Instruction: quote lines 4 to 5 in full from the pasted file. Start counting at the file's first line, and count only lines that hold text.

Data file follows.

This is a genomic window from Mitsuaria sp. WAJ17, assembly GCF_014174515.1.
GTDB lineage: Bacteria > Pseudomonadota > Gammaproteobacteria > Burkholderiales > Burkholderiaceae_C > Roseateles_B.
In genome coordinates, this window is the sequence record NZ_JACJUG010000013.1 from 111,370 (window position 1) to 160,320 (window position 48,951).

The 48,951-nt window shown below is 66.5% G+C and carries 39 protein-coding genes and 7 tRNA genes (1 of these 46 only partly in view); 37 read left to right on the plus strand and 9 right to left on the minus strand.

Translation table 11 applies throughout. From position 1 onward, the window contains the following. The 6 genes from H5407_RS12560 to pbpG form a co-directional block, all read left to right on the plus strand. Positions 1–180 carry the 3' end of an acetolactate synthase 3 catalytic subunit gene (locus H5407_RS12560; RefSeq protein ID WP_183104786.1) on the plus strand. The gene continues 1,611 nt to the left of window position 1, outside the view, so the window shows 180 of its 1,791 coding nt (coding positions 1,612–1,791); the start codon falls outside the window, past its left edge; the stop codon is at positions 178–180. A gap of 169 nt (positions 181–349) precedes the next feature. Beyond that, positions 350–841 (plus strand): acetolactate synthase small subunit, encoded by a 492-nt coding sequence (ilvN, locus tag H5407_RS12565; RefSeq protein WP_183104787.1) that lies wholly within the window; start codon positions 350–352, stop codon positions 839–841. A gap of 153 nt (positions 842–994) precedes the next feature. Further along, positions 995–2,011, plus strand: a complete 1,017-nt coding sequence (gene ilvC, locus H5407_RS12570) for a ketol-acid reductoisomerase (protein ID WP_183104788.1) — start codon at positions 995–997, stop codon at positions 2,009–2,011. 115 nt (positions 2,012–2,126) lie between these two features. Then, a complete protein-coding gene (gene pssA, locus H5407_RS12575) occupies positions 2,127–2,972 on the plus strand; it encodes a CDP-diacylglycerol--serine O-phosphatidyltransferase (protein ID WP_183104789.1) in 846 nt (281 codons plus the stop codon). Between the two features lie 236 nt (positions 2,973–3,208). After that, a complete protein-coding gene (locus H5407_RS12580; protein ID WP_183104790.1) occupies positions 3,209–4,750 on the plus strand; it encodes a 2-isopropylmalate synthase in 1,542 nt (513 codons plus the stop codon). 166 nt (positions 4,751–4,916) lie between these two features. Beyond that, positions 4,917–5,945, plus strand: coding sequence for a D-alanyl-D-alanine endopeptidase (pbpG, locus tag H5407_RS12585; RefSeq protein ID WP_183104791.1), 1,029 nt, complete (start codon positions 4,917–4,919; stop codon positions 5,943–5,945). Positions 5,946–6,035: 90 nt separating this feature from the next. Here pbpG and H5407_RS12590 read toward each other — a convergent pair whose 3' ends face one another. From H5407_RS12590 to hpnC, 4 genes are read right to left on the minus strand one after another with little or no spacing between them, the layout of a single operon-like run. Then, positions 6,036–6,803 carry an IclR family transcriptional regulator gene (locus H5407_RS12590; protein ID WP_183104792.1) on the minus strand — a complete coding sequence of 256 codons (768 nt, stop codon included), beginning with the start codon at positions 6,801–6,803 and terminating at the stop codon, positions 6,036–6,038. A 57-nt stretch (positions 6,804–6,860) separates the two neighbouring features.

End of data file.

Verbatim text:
The 48,951-nt window shown below is 66.5% G+C and carries 39 protein-coding genes and 7 tRNA genes (1 of these 46 only partly in view); 37 read left to right on the plus strand and 9 right to left on the minus strand.

Translation table 11 applies throughout. From position 1 onward, the window contains the following. The 6 genes from H5407_RS12560 to pbpG form a co-directional block, all read left to right on the plus strand. Positions 1–180 carry the 3' end of an acetolactate synthase 3 catalytic subunit gene (locus H5407_RS12560; RefSeq protein ID WP_183104786.1) on the plus strand. The gene continues 1,611 nt to the left of window position 1, outside the view, so the window shows 180 of its 1,791 coding nt (coding positions 1,612–1,791); the start codon falls outside the window, past its left edge; the stop codon is at positions 178–180. A gap of 169 nt (positions 181–349) precedes the next feature. Beyond that, positions 350–841 (plus strand): acetolactate synthase small subunit, encoded by a 492-nt coding sequence (ilvN, locus tag H5407_RS12565; RefSeq protein WP_183104787.1) that lies wholly within the window; start codon positions 350–352, stop codon positions 839–841. A gap of 153 nt (positions 842–994) precedes the next feature. Further along, positions 995–2,011, plus strand: a complete 1,017-nt coding sequence (gene ilvC, locus H5407_RS12570) for a ketol-acid reductoisomerase (protein ID WP_183104788.1) — start codon at positions 995–997, stop codon at positions 2,009–2,011. 115 nt (positions 2,012–2,126) lie between these two features. Then, a complete protein-coding gene (gene pssA, locus H5407_RS12575) occupies positions 2,127–2,972 on the plus strand; it encodes a CDP-diacylglycerol--serine O-phosphatidyltransferase (protein ID WP_183104789.1) in 846 nt (281 codons plus the stop codon). Between the two features lie 236 nt (positions 2,973–3,208). After that, a complete protein-coding gene (locus H5407_RS12580; protein ID WP_183104790.1) occupies positions 3,209–4,750 on the plus strand; it encodes a 2-isopropylmalate synthase in 1,542 nt (513 codons plus the stop codon). 166 nt (positions 4,751–4,916) lie between these two features. Beyond that, positions 4,917–5,945, plus strand: coding sequence for a D-alanyl-D-alanine endopeptidase (pbpG, locus tag H5407_RS12585; RefSeq protein ID WP_183104791.1), 1,029 nt, complete (start codon positions 4,917–4,919; stop codon positions 5,943–5,945). Positions 5,946–6,035: 90 nt separating this feature from the next. Here pbpG and H5407_RS12590 read toward each other — a convergent pair whose 3' ends face one another. From H5407_RS12590 to hpnC, 4 genes are read right to left on the minus strand one after another with little or no spacing between them, the layout of a single operon-like run. Then, positions 6,036–6,803 carry an IclR family transcriptional regulator gene (locus H5407_RS12590; protein ID WP_183104792.1) on the minus strand — a complete coding sequence of 256 codons (768 nt, stop codon included), beginning with the start codon at positions 6,801–6,803 and terminating at the stop codon, positions 6,036–6,038. A 57-nt stretch (positions 6,804–6,860) separates the two neighbouring features.